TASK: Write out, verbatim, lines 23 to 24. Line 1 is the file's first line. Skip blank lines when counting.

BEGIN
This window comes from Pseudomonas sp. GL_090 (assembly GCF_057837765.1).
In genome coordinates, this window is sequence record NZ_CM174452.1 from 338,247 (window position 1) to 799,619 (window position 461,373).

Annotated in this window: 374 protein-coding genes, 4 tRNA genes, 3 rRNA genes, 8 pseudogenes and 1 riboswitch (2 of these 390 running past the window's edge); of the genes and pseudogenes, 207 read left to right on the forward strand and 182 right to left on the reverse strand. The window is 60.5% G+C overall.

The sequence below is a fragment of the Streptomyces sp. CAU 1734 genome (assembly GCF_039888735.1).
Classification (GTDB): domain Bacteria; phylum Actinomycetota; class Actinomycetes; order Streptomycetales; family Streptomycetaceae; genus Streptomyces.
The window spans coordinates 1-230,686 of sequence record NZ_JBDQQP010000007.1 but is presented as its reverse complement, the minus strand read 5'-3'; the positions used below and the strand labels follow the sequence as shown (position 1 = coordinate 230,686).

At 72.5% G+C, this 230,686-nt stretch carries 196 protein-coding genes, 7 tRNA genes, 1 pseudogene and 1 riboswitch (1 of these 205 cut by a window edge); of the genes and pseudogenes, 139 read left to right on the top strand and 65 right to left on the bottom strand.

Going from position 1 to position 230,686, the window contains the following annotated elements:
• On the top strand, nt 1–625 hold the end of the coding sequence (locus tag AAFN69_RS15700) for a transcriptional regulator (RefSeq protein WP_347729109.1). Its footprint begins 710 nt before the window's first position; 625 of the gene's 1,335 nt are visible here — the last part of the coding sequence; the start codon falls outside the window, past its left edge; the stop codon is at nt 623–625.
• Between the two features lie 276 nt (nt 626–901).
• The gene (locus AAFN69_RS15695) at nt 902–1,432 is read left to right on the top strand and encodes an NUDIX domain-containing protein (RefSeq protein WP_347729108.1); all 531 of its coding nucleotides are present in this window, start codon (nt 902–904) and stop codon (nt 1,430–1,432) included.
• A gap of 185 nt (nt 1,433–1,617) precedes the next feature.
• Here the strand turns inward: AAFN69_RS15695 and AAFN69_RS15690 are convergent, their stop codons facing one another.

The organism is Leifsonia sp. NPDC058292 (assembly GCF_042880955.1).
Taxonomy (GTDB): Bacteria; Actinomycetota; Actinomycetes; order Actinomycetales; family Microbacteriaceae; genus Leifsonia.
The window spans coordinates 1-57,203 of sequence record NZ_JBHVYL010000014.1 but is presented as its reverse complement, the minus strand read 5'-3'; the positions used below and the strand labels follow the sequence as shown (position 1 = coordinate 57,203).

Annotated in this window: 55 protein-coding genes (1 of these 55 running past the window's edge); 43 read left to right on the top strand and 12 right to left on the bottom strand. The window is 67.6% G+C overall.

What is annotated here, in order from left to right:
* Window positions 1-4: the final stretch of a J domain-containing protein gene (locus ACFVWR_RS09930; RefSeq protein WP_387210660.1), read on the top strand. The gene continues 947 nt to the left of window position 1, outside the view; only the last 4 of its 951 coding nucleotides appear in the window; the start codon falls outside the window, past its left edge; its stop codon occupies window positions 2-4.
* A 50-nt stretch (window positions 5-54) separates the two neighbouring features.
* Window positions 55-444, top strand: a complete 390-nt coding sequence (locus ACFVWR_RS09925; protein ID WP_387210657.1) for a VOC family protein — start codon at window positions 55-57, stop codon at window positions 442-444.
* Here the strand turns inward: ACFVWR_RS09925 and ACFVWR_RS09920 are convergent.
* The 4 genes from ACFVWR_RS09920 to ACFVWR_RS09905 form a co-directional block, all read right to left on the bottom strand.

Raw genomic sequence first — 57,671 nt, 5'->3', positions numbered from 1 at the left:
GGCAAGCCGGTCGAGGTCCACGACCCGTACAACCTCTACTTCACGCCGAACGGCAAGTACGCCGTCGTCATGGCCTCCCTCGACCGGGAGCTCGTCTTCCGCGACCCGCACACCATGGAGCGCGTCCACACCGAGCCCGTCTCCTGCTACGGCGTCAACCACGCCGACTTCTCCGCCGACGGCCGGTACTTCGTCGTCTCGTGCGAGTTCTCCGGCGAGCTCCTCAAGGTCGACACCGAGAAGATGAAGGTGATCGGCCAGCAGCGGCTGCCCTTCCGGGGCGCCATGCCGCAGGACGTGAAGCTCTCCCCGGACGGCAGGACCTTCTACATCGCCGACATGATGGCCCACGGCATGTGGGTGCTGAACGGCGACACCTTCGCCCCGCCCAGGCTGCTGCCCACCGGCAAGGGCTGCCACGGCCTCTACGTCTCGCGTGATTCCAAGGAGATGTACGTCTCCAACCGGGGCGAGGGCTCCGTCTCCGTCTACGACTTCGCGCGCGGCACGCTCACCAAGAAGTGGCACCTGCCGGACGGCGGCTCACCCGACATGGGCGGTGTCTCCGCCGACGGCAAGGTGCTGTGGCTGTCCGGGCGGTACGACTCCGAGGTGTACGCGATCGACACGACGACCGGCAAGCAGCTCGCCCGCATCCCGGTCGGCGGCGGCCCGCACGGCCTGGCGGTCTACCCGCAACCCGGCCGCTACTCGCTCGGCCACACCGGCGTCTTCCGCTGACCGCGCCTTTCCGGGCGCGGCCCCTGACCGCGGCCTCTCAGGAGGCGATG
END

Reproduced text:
* The 4 genes from ACFVWR_RS09920 to ACFVWR_RS09905 form a co-directional block, all read right to left on the bottom strand.

Raw genomic sequence first — 57,671 nt, 5'->3', positions numbered from 1 at the left: